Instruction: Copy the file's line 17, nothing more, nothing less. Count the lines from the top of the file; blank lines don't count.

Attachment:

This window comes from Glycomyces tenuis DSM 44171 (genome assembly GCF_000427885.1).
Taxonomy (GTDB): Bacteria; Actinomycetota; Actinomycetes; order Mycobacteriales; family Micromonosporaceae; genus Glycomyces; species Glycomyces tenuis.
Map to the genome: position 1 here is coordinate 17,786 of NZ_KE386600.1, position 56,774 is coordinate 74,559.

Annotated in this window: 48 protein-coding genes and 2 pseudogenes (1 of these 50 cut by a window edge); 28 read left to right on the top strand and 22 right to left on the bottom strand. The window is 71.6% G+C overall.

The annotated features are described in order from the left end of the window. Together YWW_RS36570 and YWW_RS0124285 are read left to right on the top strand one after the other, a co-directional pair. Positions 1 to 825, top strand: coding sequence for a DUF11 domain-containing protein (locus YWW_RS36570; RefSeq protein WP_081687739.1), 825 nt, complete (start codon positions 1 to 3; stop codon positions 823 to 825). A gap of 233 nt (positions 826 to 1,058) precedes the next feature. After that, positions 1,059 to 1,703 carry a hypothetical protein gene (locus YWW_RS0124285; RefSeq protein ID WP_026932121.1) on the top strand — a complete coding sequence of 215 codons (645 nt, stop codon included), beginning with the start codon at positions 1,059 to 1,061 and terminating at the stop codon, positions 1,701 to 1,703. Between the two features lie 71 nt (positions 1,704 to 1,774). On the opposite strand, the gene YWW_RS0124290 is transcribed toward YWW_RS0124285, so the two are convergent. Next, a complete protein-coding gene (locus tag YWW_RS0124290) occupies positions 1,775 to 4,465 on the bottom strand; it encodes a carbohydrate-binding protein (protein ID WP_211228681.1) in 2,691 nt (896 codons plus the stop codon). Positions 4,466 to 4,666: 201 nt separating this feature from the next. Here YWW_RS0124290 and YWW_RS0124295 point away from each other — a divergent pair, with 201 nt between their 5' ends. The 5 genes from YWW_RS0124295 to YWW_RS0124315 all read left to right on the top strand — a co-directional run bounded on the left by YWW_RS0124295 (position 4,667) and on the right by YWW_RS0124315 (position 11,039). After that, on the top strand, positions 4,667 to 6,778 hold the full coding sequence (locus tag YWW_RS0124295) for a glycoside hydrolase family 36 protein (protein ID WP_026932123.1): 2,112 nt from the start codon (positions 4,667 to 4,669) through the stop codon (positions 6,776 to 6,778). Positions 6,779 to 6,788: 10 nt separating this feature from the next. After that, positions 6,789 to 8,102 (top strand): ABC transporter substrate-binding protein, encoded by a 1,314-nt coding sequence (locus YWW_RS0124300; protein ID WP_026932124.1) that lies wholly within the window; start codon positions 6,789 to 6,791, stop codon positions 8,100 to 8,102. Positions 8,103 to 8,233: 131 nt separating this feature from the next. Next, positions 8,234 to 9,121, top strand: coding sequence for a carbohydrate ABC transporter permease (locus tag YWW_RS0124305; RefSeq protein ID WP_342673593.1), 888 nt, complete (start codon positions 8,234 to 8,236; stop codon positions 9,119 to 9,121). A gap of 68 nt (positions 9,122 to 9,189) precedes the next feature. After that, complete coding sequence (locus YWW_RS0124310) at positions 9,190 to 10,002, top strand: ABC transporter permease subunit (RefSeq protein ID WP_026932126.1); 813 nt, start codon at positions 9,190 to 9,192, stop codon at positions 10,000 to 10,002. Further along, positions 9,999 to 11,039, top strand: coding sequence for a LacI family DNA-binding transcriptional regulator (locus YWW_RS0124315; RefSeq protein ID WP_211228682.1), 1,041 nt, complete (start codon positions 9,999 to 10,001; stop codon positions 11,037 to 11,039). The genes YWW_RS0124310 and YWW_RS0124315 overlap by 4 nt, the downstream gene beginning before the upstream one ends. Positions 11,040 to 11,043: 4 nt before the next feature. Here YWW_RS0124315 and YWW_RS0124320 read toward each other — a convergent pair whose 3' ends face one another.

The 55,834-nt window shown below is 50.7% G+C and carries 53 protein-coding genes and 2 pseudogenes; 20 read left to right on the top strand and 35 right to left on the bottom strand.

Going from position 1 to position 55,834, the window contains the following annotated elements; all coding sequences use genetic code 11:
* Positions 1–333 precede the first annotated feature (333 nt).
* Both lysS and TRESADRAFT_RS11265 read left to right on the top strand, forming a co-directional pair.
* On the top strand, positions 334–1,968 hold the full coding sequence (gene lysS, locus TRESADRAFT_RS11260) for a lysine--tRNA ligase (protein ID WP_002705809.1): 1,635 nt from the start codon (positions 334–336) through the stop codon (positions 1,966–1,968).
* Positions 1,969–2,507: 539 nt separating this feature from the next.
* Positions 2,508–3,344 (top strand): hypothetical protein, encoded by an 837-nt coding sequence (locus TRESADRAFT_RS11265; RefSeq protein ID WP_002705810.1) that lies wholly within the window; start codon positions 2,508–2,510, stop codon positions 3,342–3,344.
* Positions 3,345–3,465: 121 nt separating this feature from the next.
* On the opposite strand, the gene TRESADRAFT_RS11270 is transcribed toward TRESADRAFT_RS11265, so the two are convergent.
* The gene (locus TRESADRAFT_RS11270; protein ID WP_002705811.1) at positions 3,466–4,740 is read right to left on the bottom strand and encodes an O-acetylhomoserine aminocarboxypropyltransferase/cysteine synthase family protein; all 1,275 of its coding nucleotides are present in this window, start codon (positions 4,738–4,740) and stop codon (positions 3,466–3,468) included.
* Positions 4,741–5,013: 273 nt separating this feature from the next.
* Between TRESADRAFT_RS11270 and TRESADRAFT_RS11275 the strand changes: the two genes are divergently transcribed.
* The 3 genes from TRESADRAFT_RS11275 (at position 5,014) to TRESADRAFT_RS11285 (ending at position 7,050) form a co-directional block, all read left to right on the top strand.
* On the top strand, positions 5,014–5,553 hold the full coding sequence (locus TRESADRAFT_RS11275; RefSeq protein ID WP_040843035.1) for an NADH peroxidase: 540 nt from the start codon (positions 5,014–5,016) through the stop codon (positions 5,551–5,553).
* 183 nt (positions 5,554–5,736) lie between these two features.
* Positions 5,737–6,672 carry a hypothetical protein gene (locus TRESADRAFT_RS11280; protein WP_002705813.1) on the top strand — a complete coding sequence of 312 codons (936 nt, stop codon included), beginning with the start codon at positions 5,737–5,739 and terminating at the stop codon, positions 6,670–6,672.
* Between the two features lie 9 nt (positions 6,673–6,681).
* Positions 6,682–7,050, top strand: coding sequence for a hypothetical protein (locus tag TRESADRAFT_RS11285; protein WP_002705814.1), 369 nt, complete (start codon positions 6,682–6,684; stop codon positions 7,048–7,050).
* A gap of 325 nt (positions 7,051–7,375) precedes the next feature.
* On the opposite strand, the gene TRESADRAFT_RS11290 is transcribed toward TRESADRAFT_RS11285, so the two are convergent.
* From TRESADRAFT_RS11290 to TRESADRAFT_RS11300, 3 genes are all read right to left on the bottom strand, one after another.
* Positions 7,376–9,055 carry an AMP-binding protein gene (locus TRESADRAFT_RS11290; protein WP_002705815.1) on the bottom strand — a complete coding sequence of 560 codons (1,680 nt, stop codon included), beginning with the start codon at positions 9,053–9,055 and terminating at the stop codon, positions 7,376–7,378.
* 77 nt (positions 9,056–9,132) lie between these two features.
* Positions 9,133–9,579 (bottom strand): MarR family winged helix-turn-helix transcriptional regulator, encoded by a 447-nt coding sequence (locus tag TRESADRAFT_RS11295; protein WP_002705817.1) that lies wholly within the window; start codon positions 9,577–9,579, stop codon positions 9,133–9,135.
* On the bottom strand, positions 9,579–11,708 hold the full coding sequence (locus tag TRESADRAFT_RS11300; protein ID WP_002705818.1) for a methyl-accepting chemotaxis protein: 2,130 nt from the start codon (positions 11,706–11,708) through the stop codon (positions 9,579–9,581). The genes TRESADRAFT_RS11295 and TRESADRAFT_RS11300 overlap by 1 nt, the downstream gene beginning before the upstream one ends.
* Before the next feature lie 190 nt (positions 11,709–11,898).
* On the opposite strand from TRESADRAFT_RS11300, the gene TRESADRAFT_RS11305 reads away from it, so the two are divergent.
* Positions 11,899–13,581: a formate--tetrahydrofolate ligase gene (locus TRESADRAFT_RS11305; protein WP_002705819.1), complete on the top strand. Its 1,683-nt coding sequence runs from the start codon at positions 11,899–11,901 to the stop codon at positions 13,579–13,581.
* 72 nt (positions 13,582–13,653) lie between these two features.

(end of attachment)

* Between TRESADRAFT_RS11270 and TRESADRAFT_RS11275 the strand changes: the two genes are divergently transcribed.